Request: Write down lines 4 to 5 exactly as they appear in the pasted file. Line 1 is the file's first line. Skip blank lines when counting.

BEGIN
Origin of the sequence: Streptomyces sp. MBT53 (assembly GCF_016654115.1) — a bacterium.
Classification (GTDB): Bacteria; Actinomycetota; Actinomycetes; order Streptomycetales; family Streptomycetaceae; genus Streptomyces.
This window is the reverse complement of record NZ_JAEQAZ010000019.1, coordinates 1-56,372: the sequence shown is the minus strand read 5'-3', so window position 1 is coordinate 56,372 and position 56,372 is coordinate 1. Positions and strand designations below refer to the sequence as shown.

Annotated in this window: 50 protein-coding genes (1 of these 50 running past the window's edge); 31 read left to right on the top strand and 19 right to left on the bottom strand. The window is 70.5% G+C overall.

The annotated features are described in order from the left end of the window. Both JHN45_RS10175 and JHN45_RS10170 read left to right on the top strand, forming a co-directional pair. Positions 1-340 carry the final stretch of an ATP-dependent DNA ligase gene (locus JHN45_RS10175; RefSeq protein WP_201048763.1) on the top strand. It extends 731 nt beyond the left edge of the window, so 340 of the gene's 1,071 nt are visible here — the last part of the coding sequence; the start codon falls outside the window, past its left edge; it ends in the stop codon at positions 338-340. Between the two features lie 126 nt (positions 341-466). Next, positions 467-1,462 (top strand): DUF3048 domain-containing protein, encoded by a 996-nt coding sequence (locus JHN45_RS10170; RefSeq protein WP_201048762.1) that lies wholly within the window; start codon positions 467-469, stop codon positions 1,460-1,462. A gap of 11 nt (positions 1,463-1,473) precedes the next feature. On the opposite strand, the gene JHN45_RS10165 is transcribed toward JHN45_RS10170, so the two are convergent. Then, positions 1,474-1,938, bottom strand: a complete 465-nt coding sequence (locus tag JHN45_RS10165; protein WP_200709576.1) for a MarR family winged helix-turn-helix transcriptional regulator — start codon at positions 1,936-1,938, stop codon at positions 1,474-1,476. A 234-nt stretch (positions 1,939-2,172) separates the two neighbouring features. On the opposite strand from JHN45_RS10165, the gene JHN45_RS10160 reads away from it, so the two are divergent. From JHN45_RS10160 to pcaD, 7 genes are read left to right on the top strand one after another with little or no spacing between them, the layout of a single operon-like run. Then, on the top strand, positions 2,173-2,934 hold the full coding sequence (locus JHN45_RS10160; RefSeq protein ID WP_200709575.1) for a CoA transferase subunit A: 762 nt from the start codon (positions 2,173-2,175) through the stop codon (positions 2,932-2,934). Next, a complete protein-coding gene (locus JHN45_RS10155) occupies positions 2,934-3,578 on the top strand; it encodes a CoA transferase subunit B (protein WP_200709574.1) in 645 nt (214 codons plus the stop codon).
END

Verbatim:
Annotated in this window: 50 protein-coding genes (1 of these 50 running past the window's edge); 31 read left to right on the top strand and 19 right to left on the bottom strand. The window is 70.5% G+C overall.

The annotated features are described in order from the left end of the window. Both JHN45_RS10175 and JHN45_RS10170 read left to right on the top strand, forming a co-directional pair. Positions 1-340 carry the final stretch of an ATP-dependent DNA ligase gene (locus JHN45_RS10175; RefSeq protein WP_201048763.1) on the top strand. It extends 731 nt beyond the left edge of the window, so 340 of the gene's 1,071 nt are visible here — the last part of the coding sequence; the start codon falls outside the window, past its left edge; it ends in the stop codon at positions 338-340. Between the two features lie 126 nt (positions 341-466). Next, positions 467-1,462 (top strand): DUF3048 domain-containing protein, encoded by a 996-nt coding sequence (locus JHN45_RS10170; RefSeq protein WP_201048762.1) that lies wholly within the window; start codon positions 467-469, stop codon positions 1,460-1,462. A gap of 11 nt (positions 1,463-1,473) precedes the next feature. On the opposite strand, the gene JHN45_RS10165 is transcribed toward JHN45_RS10170, so the two are convergent. Then, positions 1,474-1,938, bottom strand: a complete 465-nt coding sequence (locus tag JHN45_RS10165; protein WP_200709576.1) for a MarR family winged helix-turn-helix transcriptional regulator — start codon at positions 1,936-1,938, stop codon at positions 1,474-1,476. A 234-nt stretch (positions 1,939-2,172) separates the two neighbouring features. On the opposite strand from JHN45_RS10165, the gene JHN45_RS10160 reads away from it, so the two are divergent. From JHN45_RS10160 to pcaD, 7 genes are read left to right on the top strand one after another with little or no spacing between them, the layout of a single operon-like run. Then, on the top strand, positions 2,173-2,934 hold the full coding sequence (locus JHN45_RS10160; RefSeq protein ID WP_200709575.1) for a CoA transferase subunit A: 762 nt from the start codon (positions 2,173-2,175) through the stop codon (positions 2,932-2,934). Next, a complete protein-coding gene (locus JHN45_RS10155) occupies positions 2,934-3,578 on the top strand; it encodes a CoA transferase subunit B (protein WP_200709574.1) in 645 nt (214 codons plus the stop codon).